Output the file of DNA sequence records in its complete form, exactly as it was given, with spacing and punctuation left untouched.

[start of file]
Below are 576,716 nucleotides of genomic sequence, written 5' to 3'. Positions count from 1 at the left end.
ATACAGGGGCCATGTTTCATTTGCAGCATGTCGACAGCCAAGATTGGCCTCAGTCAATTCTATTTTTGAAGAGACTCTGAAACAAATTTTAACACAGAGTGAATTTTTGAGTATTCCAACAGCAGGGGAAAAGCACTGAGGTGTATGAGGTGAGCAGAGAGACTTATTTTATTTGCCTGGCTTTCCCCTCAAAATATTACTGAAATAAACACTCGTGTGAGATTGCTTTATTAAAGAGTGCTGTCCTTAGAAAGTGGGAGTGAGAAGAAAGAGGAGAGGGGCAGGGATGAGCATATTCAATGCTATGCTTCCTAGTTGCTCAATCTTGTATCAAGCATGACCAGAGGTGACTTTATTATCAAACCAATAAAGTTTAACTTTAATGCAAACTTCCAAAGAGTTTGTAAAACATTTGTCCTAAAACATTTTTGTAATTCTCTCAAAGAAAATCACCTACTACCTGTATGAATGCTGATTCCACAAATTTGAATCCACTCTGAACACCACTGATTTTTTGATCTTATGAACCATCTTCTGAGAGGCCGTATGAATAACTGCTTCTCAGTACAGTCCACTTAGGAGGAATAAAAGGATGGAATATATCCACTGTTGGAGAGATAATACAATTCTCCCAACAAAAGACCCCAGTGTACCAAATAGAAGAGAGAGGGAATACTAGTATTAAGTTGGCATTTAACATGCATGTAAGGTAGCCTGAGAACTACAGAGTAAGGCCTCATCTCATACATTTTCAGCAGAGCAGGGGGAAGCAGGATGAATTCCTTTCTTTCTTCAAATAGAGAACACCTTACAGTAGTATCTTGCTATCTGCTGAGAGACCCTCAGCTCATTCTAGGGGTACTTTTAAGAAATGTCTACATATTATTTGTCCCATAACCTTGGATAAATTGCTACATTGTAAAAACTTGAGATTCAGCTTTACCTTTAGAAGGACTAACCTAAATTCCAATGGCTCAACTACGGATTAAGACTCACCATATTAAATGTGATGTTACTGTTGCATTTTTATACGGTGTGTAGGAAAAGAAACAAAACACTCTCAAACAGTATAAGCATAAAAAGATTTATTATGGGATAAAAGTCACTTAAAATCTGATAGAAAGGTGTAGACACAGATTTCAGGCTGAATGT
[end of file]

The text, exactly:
Below are 576,716 nucleotides of genomic sequence, written 5' to 3'. Positions count from 1 at the left end.
ATACAGGGGCCATGTTTCATTTGCAGCATGTCGACAGCCAAGATTGGCCTCAGTCAATTCTATTTTTGAAGAGACTCTGAAACAAATTTTAACACAGAGTGAATTTTTGAGTATTCCAACAGCAGGGGAAAAGCACTGAGGTGTATGAGGTGAGCAGAGAGACTTATTTTATTTGCCTGGCTTTCCCCTCAAAATATTACTGAAATAAACACTCGTGTGAGATTGCTTTATTAAAGAGTGCTGTCCTTAGAAAGTGGGAGTGAGAAGAAAGAGGAGAGGGGCAGGGATGAGCATATTCAATGCTATGCTTCCTAGTTGCTCAATCTTGTATCAAGCATGACCAGAGGTGACTTTATTATCAAACCAATAAAGTTTAACTTTAATGCAAACTTCCAAAGAGTTTGTAAAACATTTGTCCTAAAACATTTTTGTAATTCTCTCAAAGAAAATCACCTACTACCTGTATGAATGCTGATTCCACAAATTTGAATCCACTCTGAACACCACTGATTTTTTGATCTTATGAACCATCTTCTGAGAGGCCGTATGAATAACTGCTTCTCAGTACAGTCCACTTAGGAGGAATAAAAGGATGGAATATATCCACTGTTGGAGAGATAATACAATTCTCCCAACAAAAGACCCCAGTGTACCAAATAGAAGAGAGAGGGAATACTAGTATTAAGTTGGCATTTAACATGCATGTAAGGTAGCCTGAGAACTACAGAGTAAGGCCTCATCTCATACATTTTCAGCAGAGCAGGGGGAAGCAGGATGAATTCCTTTCTTTCTTCAAATAGAGAACACCTTACAGTAGTATCTTGCTATCTGCTGAGAGACCCTCAGCTCATTCTAGGGGTACTTTTAAGAAATGTCTACATATTATTTGTCCCATAACCTTGGATAAATTGCTACATTGTAAAAACTTGAGATTCAGCTTTACCTTTAGAAGGACTAACCTAAATTCCAATGGCTCAACTACGGATTAAGACTCACCATATTAAATGTGATGTTACTGTTGCATTTTTATACGGTGTGTAGGAAAAGAAACAAAACACTCTCAAACAGTATAAGCATAAAAAGATTTATTATGGGATAAAAGTCACTTAAAATCTGATAGAAAGGTGTAGACACAGATTTCAGGCTGAATGT